Julien Behar, Stephane Decolly and Christophe Forget - Encres Sonores
© & ℗ ZEi & Julien BEHAR
Recorded live "with and without an audience" this album of improvisations is "accompanied" and inspired by the live projected drawings of Christophe Forget. Without seeing the final artwork it's hard to know how this will be presented to the listener but the recordings do seem to reflect abstract landscapes.
Throughout the album there is a compelling contrast between the human sounds of the sax and bass and the "machine" elements of electronic sound manipulation. Stephane Decolly's bass is vividly recorded and provides a welcome celebration of classic Fender bass tones, including some chiming bent harmonics. Julien Behar's saxophone playing displays rich tone and warm phrasing; if you took away all the electronics this would still be a fine session but the electronics add a lot.
These are not completely "free" improvisations because both musicians are credited as composers for tracks 1, 2, 4, 6 and 8, whilst Behar alone is credited for 3, 5 and 7. Each track has a clear narrative and the players don't shy away from repetition; there are even some "hooks"!
"Encre #1" begins with a wide-screen soundscape in free tempo, featuring treated sounds of both instruments with plenty of ring-modulation and mechanical noises. I was reminded of Joe Meek's "I hear a new world", possibly because of the "spring reverb" effects. "Encre #2" begins with an expressive sax recitative, again swimming in reverb and bouncing echoes.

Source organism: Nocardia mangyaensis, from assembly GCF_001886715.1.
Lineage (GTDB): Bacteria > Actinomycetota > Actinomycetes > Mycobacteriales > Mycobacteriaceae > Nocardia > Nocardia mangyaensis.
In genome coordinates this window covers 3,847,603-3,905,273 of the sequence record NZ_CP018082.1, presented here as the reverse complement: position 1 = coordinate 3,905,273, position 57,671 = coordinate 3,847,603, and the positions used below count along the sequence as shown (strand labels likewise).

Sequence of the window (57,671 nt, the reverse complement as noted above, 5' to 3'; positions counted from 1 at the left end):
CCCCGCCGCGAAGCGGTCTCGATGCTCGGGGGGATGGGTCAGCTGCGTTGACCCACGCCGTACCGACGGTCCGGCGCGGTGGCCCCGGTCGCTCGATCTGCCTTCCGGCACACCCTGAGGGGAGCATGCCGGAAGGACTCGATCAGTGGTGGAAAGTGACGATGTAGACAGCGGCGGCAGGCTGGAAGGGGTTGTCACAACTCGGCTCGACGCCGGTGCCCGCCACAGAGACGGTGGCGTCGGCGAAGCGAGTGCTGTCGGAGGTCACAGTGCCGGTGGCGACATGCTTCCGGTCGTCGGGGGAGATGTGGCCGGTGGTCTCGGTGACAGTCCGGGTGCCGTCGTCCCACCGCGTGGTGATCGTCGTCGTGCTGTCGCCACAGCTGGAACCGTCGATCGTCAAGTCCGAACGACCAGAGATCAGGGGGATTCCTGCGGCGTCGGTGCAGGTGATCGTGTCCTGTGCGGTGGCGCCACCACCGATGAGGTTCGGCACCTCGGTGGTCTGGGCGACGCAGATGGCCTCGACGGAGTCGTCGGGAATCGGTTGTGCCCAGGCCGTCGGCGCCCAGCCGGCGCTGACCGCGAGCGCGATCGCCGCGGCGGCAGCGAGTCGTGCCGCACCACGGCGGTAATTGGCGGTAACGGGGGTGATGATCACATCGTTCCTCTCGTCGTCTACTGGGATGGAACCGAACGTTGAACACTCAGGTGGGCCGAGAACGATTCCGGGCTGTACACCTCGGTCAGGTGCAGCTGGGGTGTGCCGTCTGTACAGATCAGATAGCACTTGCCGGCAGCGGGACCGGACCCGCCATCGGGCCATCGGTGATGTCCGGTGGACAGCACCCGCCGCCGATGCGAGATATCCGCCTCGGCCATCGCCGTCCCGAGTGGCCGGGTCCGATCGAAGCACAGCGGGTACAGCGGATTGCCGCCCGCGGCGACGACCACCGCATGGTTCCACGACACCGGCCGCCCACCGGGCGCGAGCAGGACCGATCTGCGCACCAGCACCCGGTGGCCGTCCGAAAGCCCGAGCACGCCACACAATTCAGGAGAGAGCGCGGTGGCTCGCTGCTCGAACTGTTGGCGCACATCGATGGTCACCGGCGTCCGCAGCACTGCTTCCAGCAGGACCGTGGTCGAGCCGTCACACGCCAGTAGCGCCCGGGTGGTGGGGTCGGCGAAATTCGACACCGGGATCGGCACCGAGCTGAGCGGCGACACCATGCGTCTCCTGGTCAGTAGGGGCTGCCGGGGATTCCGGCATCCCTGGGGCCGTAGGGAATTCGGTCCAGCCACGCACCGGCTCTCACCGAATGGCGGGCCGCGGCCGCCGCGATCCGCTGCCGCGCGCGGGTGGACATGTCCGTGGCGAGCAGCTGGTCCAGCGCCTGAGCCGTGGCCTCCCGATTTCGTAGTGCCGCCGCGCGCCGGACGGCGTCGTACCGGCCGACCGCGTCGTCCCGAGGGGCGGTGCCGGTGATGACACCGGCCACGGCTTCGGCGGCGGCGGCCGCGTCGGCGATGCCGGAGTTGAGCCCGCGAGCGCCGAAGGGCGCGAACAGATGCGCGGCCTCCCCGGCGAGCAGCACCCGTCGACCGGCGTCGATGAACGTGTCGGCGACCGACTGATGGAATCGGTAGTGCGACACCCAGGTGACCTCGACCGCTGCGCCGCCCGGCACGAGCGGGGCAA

"Evanescent" features bass making structural use of reverse echo then moves into an insistent riff based on a minor third as the sax joins. Just as it starts to get slightly "Austin Powers spy theme" the bassline modulates and ends. "Encre #3" builds a crescendo of free tempo sax and cacophonous bass pulses but is only just over a minute long.
"Mockba 80" opens with a glitchy tremolo bass drone then some impressionistic sax worthy of Jan Garbarek. The bass rejoins with a subtle riff in 11/8 time which the sax winds around sinuously, both players improvising some imaginative modal shifts. "Encre #4" is built on a droning polychord over which sax and bass stage an animated conversation, highly reverberant at first then becoming close-up as an oblique walking bass begins.
"Celerite" begins with that infectious Casio VL-1 rhythm box sound, playing an unusually syncopated pattern, soon joined by a funk bass pattern and densely harmonised sax chords. This is again delightfully glitchy and a lot of fun; I bet it went down a storm live but it's also offbeat enough to reward repeated listening for over 7 minutes. It subsides to another eerie industrial soundscape for "Encre #5", ominous at first but slowly settling into a long hypnotic fade.
These recordings are sufficiently varied that interest never flags, the playing is beautiful yet edgy, the electronic effects multi-coloured and inventive. Very enjoyable and well worth a listen.
© Stephen Godsall